Tuesday, April 25, 2017
LAFD Spokesperson: Brian Humphrey
One person died, a dog perished and ten people were injured in a fiery multi-vehicle collision on the southbound Golden State Freeway near Griffith Park on April 25, 2017.
Creative Commons Licensed For Your Use: LAFD Photo | Harry Garvin
A multi-vehicle collision with fire that snarled traffic on the Golden State Freeway near Griffith Park, claimed the life of one person and injured ten others, one critically, Tuesday morning. A dog also perished in the flames.
At 10:57 AM on April 25, 2017, the Los Angeles Fire Department was notified of a traffic collision with fire on the southbound Golden State (I-5) Freeway south of Zoo Drive. The incident's proximity to the City of Glendale brought automatic aid from the Glendale and Burbank Fire Departments.
Firefighters from Glendale and Los Angeles arrived quickly to find an eight vehicle collision, which included two big rigs, one hauling a cargo trailer, the other a bulk liquid milk tanker - with the tractors of both vehicles, as well as the cargo trailer, heavily involved with fire. Damaged vehicles and debris were scattered across both sides of the freeway's damaged concrete center divider.
Rapidly surveying the scene, which stopped all southbound traffic, firefighters from the two agencies rapidly identified patients and removed or protected them from harm, as their colleagues extended multiple hose lines to battle the intense flames. As the patient count rose, additional ambulances were summoned, as were extra fire engines from the three agencies to shuttle water to the inferno.
Multiple lanes of the northbound freeway were also closed, as ambulances and additional responders staged their vehicles and equipment to triage, treat and transport ten persons ranging in age from 22 to 71, who sustained minor-to-moderate injury, including one 27 year-old woman who was critically injured. One other person and a pet canine from the burning trucks proved beyond help, and died at the scene.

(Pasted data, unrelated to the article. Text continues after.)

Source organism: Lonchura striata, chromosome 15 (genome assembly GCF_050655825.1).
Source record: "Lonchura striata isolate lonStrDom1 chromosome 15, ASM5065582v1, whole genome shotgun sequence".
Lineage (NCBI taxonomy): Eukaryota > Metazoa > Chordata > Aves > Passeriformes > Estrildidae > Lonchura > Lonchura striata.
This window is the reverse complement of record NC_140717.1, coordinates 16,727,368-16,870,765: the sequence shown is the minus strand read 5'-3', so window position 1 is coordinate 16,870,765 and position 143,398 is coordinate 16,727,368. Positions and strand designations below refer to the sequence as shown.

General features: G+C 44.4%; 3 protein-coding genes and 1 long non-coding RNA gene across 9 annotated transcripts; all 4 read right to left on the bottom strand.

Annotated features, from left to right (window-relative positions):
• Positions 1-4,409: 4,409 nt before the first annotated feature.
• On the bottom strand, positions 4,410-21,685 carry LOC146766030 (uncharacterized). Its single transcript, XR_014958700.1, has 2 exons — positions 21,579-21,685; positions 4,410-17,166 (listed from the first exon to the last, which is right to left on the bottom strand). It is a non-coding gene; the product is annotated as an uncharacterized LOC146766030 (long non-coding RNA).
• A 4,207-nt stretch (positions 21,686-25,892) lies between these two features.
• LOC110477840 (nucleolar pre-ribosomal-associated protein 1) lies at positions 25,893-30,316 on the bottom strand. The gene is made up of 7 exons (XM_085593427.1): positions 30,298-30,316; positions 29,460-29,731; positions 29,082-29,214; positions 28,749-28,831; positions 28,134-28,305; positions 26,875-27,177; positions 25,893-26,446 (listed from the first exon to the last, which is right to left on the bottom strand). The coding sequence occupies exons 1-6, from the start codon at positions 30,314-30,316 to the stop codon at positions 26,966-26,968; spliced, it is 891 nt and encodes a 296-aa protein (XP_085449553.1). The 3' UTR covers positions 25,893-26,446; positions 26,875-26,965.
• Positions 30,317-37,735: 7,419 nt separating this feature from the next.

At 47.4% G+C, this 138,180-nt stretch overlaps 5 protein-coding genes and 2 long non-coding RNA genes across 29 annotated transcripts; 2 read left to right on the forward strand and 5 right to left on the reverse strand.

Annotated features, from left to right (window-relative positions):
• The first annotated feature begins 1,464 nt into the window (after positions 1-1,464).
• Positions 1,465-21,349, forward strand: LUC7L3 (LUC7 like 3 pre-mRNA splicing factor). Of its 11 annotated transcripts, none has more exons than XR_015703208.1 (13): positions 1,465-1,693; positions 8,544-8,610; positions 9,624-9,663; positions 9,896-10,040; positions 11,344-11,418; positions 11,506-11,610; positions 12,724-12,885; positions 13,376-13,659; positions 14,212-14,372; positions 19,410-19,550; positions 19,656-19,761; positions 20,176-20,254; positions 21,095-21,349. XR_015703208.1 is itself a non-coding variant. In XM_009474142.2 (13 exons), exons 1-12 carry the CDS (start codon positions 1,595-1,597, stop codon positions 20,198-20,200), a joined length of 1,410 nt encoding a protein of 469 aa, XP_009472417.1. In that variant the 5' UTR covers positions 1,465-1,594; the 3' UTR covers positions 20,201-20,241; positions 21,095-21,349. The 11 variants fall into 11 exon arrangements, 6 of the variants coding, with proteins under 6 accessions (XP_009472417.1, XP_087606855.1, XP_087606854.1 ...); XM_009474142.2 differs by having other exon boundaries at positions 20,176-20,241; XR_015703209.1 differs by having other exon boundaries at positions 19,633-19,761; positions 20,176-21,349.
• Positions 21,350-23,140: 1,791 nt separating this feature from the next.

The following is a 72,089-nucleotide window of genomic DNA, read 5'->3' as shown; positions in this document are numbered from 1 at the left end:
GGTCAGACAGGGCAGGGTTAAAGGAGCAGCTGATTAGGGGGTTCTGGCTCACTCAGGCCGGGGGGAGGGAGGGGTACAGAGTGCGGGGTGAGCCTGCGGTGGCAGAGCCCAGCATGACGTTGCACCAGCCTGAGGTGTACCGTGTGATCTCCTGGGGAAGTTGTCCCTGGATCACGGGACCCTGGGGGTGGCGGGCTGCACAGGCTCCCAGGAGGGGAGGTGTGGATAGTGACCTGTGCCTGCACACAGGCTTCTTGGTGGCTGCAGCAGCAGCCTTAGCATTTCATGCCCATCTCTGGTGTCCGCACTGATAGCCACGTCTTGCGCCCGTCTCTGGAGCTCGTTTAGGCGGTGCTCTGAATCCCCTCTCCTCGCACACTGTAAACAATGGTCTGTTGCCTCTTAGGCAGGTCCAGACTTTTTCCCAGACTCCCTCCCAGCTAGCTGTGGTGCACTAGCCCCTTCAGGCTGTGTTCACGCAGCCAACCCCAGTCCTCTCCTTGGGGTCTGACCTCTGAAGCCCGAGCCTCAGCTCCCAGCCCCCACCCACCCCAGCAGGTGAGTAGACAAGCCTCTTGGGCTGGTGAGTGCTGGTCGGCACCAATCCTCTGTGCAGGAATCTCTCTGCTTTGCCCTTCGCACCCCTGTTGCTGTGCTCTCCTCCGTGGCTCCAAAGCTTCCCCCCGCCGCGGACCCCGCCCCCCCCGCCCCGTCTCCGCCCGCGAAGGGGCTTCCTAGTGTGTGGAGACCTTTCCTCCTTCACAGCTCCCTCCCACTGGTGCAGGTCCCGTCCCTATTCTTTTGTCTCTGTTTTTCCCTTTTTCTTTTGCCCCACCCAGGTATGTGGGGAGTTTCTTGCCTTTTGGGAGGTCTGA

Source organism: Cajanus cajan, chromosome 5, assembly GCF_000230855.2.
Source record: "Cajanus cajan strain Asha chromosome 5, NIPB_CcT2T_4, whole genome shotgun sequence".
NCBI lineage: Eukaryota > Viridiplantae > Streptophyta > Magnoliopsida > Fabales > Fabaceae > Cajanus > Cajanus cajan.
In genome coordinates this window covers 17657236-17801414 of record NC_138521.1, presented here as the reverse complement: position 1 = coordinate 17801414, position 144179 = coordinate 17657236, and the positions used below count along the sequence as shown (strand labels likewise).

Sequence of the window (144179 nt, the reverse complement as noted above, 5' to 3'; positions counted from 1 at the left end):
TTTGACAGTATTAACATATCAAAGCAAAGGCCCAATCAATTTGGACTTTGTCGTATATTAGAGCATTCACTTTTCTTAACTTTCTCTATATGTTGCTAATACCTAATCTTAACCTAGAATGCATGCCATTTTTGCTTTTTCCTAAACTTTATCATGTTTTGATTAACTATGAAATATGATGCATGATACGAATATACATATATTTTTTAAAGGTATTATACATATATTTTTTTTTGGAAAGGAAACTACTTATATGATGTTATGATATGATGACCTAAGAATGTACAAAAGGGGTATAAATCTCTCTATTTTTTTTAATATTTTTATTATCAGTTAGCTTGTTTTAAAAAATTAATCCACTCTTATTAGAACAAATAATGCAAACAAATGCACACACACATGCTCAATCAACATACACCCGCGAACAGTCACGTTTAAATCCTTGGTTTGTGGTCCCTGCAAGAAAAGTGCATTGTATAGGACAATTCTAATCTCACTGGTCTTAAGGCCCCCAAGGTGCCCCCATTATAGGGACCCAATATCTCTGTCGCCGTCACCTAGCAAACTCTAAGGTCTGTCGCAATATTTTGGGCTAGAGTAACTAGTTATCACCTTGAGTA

As teams of firefighters fought the flames and rendered medical care, their colleagues quickly diked the water runoff from firefighting efforts, so as to assure no contamination entered the Los Angeles River adjacent to the freeway.
Twenty-five Los Angeles Fire Department personnel under the command of Assistant Chief Andrew Fox, with the assistance of Glendale and Burbank firefighters, extinguished the flames in approximately 20 minutes.
Firefighters remained at the scene for more than three hours to assist the California Highway Patrol and Caltrans in their investigation and management of the collision's aftermath. While several of the northbound freeway lanes were soon opened for traffic, southbound travel was curtailed for nearly eight hours, as vehicles and debris were removed, the median barrier temporarily repaired, and the roadway inspected by transportation officials.
A positive identification of the dead person, to include the cause, time and manner of their death, will be determined by the Los Angeles County Department of Medical Examiner-Coroner.
The collision remains under investigation by California Highway Patrol Officers assigned to the Central Los Angeles Area Office.
Dispatched LAFD Units: E56 T50 E250 BC2 RA76 RA86 RA60 RA6 EM12 EM2 CM42 RA850 SQ21 RA850
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